That's just the coverage available on one particular website. (Other sites can have different data sources and different coverage.) Also, those rectangles just mean that there is some coverage within the rectangle. (Often, coverage is available around larger cities and a lot of the area is not covered.)
Furthermore, AIS is sometimes used for collision avoidance, so it is used for safety.
Whether or not you were ever a fan, it was a sad scene.
That's just capitalism. The sad thing is that the same thing is not happening to failed banks, insurance companies and investment companies.
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While imperative languages often have some functional aspects, they're not "pure." And functional programming is all about purity.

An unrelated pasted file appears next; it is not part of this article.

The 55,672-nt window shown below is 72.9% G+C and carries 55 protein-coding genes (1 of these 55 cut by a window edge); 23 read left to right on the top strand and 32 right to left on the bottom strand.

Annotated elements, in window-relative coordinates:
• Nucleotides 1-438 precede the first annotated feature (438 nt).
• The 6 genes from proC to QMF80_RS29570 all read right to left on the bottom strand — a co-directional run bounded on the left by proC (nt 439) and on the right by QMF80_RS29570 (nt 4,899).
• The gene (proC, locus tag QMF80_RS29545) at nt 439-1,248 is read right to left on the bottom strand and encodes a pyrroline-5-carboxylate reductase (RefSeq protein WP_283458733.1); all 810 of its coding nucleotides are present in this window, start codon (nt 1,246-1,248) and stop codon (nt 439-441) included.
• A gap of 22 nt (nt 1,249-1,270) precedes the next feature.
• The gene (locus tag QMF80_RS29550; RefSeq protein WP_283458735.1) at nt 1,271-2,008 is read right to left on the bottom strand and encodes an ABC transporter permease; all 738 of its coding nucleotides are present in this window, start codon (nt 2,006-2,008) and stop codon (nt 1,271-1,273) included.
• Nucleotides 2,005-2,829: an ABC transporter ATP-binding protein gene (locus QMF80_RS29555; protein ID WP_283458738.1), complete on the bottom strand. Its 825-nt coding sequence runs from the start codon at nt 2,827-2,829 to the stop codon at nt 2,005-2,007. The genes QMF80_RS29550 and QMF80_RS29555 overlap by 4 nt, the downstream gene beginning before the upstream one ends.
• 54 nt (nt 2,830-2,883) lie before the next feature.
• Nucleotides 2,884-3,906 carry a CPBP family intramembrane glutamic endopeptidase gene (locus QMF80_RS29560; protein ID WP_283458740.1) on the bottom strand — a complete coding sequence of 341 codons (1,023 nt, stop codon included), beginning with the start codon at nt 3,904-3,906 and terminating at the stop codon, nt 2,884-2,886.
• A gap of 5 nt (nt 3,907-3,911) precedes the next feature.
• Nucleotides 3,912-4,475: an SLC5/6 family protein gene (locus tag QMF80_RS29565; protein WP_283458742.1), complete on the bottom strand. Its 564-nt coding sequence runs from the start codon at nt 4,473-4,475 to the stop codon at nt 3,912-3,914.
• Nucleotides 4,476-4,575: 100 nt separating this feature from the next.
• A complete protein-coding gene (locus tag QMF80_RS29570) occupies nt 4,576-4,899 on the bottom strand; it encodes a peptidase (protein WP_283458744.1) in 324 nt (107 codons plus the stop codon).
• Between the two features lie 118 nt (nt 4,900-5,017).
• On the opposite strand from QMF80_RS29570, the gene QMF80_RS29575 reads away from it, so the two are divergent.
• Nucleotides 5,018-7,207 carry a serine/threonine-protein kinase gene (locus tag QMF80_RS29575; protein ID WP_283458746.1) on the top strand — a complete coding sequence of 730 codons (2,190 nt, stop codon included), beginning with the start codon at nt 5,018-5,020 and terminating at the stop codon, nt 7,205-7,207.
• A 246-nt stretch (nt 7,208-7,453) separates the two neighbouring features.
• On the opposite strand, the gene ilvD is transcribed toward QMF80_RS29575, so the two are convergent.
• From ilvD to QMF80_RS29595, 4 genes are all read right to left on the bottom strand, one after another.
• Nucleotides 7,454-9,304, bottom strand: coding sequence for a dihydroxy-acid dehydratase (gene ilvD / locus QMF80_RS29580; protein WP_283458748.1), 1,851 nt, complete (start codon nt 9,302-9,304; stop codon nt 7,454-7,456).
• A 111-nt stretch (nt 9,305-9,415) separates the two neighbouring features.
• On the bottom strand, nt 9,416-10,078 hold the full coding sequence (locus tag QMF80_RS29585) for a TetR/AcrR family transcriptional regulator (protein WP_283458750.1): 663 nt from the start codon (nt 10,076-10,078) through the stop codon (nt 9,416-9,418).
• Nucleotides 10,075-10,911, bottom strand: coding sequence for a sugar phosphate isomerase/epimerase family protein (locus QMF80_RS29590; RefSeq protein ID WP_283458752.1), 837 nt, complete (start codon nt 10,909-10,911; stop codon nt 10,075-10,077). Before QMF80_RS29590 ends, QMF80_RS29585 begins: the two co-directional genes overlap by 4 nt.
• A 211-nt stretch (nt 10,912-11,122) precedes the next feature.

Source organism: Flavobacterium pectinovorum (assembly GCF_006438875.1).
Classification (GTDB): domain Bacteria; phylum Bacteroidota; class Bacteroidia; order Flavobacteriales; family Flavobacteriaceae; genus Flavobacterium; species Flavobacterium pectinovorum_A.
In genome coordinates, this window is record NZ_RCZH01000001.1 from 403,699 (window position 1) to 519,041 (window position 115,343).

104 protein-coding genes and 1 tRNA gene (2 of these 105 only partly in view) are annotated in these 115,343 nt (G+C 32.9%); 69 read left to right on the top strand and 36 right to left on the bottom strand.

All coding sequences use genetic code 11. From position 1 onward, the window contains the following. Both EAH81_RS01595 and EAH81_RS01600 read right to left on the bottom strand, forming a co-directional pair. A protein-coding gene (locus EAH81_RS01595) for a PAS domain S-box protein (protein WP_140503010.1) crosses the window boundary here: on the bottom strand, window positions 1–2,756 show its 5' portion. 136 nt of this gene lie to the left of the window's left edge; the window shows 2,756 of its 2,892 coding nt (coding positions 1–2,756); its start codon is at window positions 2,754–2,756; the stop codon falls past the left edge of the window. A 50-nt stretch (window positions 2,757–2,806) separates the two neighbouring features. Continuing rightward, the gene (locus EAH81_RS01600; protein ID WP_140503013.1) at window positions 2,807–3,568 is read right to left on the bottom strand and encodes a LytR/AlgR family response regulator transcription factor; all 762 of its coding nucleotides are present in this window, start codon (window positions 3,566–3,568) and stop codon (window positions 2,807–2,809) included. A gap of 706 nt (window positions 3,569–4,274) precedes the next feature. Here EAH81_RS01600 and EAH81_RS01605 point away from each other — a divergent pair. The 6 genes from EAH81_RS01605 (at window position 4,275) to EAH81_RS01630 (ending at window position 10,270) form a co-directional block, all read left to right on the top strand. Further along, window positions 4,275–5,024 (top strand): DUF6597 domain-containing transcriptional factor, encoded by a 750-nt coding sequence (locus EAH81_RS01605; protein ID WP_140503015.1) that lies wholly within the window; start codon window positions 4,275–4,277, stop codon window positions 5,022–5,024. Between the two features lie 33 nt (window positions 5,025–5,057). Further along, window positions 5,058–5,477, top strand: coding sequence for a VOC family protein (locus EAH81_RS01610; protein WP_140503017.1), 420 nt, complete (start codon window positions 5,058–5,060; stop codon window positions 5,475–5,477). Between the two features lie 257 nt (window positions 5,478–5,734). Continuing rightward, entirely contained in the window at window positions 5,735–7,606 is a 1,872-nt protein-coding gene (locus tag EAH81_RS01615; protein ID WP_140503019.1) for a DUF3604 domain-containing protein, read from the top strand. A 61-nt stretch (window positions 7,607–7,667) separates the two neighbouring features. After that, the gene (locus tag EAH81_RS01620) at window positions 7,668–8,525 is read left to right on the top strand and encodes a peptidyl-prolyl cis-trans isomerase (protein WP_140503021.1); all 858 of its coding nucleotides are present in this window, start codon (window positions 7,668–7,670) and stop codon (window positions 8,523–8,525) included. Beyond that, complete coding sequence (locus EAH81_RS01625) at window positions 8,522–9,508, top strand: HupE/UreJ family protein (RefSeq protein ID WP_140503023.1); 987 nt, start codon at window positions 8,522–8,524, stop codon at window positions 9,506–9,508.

You should try to learn Haskell if you ever get a chance. I'm about 2 weeks into it and it is blowing my mind coming from Ruby and Python. Normally I can pick up languages pretty easily, but this.... this is just insane. It is like learning to program all over again. You aren't getting the full experience if you're just using a few functional aspects of a imperative language.
Dude! I finally broke the 640k conventional memory barrier with QEMM386. You should try it!
For example, my phone has a camera. Why doesn't my phone have a standard USB connector. Why didn't Bell or the manual tell me I can download photos over USB? Why isn't the cable included? (It can't be expensive.) Why am I charged for uploading photos over the air, the same amount as if I sent photos to someone? Why did Bell tell me that uploading is free and then charge me? Why is the camera such a piece of crap in terms of optical quality, JPEG artifacts and user interface?